Saturday, April 30, 2011

Review: Dylan Dog: Dead of Night (2011)

Dylan Dog: Dead of Night
107 minutes
rated PG-13

by Scott Mendelson

Unlike some critics, I take no joy on trashing the work of other people. A bad film is not an invitation to try to come up with the cleverest or snarkiest way to verbally condemn it. As my readers hopefully notice, I do try to find something nice to say even about the worst films, and I usually can succeed. And it is one thing to openly tear apart the failures of a $150 million Hollywood product and/or the belabored attempts of a once-fine filmmaker gone to pot. But it is another to openly tear into a small picture that may or may not be a labor of love. So with sincere apologies to all involved, it should be noted that Dylan Dog: Dead of Night is one of the worst films I have ever seen in a theater.

A token amount of plot: Dylan Dog (Brandon Routh) was once a detective to the hidden supernatural element of New Orleans. But after his fiancee was murdered by vampires, he quit the business and now spends his days as a low-level private eye. Happenstance of course brings him back into the game, as he's brought onto a case of an antique collector apparently murdered by a werewolf. But not all is at it seems, and what starts out as a simple case of murder may soon plunge Dog into a conspiracy involving an ancient prophecy to bring about mass destruction.

There is no need to criticize the generic film noir plot, as the film (based on a comic book which I can only hope is better) is obviously trying to make a traditional detective picture with the added supernatural elements. But the execution fails in nearly every conceivable way. The most obvious problem is the direction by Kevin Munroe. This is his live-action debut, having previously helmed the mediocre but visually-dynamic TMNT four years ago. Right from the get-go, the film is a hideous and ugly visual disaster. The entire film is underlit and shot in extreme closeup. I'm not sure if its to hide the small budget or because Munroe and company think the film should be viewed on a cell phone, but the entire picture is a series of visually drab narratively-damaging closeups. It's often difficult to make out what is going on because the key action appears to be occurring just out of frame.

While the film does occasionally provide worthwhile visual effects, its obvious that the $20 million budget was stretched beyond the breaking point. Since the film is a twenty minutes too long anyway, they should have just cut some of the repetitious and useless chase scenes. When a major promised supernatural event does occur (trying to be vague here), it's almost laughable how not impressive it actually is (let's just say that it's not very imposing for something that is supposed to be a force for mass genocide). Even if the rest of the film had passed muster, it is challenging to enjoy or appreciate the elements of a film that is this openly unpleasant to look at.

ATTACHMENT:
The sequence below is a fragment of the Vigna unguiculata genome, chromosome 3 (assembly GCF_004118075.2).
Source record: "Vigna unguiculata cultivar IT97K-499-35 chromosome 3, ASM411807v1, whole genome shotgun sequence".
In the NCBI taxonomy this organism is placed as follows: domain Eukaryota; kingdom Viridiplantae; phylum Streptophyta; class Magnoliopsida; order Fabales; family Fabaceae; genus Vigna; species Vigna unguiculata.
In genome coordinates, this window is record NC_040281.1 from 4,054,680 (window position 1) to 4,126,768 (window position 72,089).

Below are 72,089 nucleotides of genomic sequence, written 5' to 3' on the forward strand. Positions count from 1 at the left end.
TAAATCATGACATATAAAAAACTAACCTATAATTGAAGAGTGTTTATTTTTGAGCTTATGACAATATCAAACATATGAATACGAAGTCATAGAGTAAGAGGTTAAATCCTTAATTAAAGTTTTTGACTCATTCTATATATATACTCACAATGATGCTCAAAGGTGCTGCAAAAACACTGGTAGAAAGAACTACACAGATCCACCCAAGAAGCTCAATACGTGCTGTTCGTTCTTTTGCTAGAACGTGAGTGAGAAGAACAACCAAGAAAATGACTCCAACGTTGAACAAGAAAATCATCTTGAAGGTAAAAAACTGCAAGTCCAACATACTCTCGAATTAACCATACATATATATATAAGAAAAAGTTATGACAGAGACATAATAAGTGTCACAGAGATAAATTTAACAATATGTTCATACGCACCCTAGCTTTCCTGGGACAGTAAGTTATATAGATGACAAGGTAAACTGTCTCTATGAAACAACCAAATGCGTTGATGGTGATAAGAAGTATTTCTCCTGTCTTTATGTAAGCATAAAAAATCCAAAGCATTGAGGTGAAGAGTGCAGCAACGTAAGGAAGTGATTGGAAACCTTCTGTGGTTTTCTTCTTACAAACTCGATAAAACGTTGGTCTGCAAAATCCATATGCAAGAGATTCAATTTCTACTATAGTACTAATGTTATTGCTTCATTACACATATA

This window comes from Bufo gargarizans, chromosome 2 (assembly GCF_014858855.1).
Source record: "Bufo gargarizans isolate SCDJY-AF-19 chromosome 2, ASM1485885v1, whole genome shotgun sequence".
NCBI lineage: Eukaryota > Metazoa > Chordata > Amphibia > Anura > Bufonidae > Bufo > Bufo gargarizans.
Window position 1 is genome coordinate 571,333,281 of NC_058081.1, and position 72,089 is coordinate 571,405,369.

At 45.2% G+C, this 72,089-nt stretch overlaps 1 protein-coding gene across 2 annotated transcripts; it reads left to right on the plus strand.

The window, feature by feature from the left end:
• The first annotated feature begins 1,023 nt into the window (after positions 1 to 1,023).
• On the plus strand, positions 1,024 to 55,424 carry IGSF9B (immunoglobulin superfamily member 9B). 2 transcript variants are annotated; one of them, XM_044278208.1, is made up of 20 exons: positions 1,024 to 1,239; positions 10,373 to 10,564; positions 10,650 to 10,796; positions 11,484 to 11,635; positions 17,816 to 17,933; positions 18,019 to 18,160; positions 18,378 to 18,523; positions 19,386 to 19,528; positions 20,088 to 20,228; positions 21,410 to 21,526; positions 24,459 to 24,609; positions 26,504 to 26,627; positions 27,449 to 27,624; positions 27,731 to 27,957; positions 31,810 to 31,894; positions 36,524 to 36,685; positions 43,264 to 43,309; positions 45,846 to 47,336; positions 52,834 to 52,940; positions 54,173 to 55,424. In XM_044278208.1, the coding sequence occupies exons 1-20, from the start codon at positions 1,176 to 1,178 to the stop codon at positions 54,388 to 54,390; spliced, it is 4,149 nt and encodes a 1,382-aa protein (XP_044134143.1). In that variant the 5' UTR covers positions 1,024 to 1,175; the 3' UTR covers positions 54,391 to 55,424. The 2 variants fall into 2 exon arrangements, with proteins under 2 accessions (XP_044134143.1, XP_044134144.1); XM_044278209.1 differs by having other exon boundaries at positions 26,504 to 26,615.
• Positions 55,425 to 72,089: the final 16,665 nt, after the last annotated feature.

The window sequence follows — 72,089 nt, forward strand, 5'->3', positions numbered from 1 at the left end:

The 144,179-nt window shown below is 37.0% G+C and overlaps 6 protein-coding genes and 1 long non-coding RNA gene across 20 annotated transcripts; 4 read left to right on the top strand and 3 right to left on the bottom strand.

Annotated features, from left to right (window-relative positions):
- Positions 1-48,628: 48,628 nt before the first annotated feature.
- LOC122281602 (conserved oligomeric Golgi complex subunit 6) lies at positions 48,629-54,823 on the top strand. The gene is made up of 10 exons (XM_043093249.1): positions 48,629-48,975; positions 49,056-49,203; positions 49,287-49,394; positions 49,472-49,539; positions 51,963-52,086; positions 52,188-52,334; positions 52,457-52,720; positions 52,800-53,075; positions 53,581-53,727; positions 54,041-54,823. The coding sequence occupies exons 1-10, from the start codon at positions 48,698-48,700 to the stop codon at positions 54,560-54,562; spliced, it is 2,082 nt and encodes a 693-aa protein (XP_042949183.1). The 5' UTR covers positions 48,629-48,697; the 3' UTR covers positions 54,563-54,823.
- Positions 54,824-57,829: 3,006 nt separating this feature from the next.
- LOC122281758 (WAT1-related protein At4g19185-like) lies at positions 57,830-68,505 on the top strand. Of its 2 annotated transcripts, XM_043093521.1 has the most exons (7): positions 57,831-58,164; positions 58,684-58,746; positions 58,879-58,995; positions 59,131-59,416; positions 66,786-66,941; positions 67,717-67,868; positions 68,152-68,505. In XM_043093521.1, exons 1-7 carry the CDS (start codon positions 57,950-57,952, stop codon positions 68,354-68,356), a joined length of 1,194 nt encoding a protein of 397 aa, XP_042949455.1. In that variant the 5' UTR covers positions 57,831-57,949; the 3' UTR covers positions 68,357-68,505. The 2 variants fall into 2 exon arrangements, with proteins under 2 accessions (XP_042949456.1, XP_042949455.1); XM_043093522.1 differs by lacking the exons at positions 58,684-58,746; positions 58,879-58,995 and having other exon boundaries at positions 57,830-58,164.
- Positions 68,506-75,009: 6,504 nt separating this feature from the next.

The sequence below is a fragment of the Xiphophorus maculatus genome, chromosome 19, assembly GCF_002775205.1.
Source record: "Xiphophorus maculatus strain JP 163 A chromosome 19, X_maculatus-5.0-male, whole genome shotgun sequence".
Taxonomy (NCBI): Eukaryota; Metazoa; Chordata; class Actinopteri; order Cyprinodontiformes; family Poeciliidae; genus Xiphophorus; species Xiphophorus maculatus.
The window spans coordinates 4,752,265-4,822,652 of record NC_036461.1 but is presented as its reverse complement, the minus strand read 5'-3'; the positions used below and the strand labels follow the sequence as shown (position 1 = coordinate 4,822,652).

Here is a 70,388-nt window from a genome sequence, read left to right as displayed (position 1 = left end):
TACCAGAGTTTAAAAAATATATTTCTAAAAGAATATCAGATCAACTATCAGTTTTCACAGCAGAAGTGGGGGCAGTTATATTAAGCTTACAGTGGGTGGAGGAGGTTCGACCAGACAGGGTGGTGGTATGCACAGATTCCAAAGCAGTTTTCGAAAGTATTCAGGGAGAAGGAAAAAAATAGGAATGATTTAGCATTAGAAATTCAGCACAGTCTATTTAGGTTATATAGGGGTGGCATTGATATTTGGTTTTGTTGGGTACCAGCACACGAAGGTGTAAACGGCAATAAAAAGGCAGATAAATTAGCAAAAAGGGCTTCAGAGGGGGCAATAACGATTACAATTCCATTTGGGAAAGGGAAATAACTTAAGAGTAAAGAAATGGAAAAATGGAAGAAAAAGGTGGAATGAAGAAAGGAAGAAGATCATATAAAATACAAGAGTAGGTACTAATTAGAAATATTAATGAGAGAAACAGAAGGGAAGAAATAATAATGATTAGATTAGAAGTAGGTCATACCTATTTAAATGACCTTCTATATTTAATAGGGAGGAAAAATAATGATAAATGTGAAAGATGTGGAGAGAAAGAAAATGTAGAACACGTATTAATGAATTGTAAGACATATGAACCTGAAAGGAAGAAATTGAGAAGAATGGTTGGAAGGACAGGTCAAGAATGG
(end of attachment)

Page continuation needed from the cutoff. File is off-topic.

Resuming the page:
But the rest of the elements do falter. Brandon Routh does what he can, but is hamstrung by some of the worst voice over this side of Wanted. Yes, voice over narration is a staple of the genre, but it is constant, revealing emotional beats that are painfully obvious and even revealing crucial plot information before it is presented to us. Routh also delivers said tough-guy narration in what can best be described as 'gee-wiz Clark Kent' (I don't like using actors' prior characters against them, but it does apply here). Routh is stranded by a supporting cast that seems determined to give the worst performance of their careers.

Taye Digs has a few moments of charm as the current vampire leader, and he at least looks like a professional who doesn't look like he's awkwardly reading cue-cards. Peter Stormare doesn't fare as well, as he gives a painfully stilted performance. Sam Hunington is painfully obnoxious as Dylan's assistant and Anita Briem provides neither heat nor personality as Dylan's client and/or love interest. The writing doesn't fare much better, with painfully on-the-nose dialogue and a narrative that drags on without any real drive or tension. Writers Thomas Dean Donnelly and Joshua Oppenheimer are likely to blame for this, although they did write the script to Sahara, which I happen to adore.

With bad acting, poor writing, mediocre special effects, a lack of tension or any kind of forward momentum, Dylan Dog: Dead of Night would be a failure even without its astonishingly unpleasant direction and/or shot structure. Rare is a film that is physically painful to watch, but the claustrophobic visual structure genuinely makes you feel like you're trapped in a very small space. Routh deserves better and fans of the comic do as well. But this is a nearly worthless film, and that brings me no joy to say. In all my years of moviegoing, I have never walked out of a film of my own volition. But I very nearly walked out of Dylan Dog: Dead of Night and I very much wanted to for much of the running time. So consider this negative review a public service announcement. I sat through it so you don't have to. You're welcome.

Grade: D-

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